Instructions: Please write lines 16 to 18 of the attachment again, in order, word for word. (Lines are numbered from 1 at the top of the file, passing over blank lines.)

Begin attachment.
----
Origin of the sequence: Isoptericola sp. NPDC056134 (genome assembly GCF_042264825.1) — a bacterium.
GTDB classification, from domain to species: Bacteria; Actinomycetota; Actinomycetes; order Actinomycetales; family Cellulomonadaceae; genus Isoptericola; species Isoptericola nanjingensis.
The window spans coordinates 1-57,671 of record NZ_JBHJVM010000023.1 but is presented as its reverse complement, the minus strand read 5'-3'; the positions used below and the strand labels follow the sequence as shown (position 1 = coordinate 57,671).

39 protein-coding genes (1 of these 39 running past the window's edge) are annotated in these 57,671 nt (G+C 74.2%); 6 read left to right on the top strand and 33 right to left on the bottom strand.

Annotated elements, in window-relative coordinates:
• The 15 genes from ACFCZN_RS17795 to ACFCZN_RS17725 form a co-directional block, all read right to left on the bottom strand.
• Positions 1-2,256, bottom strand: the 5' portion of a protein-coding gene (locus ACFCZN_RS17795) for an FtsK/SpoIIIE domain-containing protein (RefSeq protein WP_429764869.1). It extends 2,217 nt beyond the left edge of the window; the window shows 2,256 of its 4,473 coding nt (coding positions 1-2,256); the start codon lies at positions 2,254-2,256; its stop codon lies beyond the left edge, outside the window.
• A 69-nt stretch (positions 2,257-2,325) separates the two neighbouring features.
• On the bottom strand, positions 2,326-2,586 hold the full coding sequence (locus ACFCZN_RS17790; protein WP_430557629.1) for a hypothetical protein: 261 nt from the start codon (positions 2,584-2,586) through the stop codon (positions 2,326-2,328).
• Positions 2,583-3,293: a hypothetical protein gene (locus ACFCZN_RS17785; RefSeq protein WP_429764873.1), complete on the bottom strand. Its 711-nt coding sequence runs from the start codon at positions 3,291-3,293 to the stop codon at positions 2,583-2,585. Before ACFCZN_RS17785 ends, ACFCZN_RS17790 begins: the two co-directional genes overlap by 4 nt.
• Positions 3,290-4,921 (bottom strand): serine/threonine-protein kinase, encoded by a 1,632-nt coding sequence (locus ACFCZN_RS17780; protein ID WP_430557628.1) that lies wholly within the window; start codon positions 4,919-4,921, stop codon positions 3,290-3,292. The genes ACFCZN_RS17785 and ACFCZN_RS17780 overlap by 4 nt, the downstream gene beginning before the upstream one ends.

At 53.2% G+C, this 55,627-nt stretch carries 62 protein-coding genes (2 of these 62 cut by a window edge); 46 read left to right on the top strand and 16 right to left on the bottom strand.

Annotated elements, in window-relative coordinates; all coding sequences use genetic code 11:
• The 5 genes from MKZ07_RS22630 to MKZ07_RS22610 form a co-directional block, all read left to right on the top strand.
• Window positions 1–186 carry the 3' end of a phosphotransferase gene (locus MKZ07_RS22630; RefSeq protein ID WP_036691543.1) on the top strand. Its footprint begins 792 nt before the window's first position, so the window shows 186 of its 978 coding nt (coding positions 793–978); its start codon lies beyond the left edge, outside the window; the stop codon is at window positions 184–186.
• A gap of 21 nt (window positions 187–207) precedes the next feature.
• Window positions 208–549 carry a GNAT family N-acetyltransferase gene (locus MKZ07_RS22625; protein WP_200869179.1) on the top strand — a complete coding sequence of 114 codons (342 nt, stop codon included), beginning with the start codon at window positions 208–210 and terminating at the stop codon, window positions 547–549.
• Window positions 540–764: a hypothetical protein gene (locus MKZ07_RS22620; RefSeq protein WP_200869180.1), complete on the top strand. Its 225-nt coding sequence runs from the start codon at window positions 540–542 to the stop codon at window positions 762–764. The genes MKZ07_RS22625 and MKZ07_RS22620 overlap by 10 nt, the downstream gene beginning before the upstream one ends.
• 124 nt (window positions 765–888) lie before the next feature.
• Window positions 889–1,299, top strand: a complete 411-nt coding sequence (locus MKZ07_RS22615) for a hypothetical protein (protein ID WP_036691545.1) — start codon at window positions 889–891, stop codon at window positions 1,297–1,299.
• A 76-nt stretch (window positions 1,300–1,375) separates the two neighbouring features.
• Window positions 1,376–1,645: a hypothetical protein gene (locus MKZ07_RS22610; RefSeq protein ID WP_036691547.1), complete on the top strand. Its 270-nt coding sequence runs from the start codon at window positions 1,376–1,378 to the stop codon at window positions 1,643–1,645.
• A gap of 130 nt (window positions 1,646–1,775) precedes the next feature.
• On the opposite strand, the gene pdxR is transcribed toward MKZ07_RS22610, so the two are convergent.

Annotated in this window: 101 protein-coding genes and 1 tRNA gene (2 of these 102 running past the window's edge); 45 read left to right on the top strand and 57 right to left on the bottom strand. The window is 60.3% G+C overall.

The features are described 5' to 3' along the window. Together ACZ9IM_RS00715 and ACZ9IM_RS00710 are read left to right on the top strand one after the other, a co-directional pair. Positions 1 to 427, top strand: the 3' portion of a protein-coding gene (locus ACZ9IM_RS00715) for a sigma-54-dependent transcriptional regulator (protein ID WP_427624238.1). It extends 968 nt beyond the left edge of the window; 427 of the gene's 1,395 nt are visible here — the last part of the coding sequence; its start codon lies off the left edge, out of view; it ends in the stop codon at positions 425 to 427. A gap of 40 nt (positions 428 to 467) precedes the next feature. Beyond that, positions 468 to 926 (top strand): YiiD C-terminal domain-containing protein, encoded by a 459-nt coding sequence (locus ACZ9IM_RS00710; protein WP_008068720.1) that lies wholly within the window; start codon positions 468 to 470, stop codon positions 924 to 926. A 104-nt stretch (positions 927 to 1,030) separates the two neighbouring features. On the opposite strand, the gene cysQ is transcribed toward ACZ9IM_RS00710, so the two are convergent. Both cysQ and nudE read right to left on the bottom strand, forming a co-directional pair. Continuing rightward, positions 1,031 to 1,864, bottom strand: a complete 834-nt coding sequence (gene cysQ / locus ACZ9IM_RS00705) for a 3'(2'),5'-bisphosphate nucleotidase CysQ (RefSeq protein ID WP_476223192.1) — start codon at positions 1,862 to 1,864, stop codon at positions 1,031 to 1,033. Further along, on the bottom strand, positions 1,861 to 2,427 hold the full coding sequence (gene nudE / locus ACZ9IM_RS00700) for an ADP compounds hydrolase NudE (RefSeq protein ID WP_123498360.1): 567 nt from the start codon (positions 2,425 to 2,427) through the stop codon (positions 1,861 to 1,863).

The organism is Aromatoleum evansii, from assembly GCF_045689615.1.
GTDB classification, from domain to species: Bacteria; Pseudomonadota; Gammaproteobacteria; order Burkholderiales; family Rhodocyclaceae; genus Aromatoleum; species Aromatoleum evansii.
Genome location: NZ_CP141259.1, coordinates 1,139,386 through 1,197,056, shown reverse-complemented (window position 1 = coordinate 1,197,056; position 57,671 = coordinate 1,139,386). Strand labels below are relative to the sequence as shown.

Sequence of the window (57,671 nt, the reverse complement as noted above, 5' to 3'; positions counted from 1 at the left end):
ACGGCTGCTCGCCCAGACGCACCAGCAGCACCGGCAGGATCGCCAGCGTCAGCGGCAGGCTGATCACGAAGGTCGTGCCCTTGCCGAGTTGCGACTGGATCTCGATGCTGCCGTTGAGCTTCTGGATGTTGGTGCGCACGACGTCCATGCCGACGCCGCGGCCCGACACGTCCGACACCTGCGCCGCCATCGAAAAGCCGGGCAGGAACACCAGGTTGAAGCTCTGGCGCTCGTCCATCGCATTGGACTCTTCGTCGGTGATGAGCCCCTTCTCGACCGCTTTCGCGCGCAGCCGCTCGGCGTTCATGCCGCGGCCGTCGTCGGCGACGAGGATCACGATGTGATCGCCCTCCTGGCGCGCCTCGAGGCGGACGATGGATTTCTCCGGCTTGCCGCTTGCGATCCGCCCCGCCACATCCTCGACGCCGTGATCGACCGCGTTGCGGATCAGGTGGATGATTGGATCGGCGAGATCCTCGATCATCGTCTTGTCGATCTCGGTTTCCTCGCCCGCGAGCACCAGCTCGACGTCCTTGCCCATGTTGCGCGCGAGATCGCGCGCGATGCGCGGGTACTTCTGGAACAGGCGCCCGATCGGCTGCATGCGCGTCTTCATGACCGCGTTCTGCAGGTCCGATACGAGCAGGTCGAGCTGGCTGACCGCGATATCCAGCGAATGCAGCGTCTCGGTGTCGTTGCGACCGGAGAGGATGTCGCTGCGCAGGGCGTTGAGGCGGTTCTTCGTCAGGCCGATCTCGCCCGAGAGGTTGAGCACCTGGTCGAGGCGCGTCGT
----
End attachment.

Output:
• A gap of 21 nt (window positions 187–207) precedes the next feature.
• Window positions 208–549 carry a GNAT family N-acetyltransferase gene (locus MKZ07_RS22625; protein WP_200869179.1) on the top strand — a complete coding sequence of 114 codons (342 nt, stop codon included), beginning with the start codon at window positions 208–210 and terminating at the stop codon, window positions 547–549.
• Window positions 540–764: a hypothetical protein gene (locus MKZ07_RS22620; RefSeq protein WP_200869180.1), complete on the top strand. Its 225-nt coding sequence runs from the start codon at window positions 540–542 to the stop codon at window positions 762–764. The genes MKZ07_RS22625 and MKZ07_RS22620 overlap by 10 nt, the downstream gene beginning before the upstream one ends.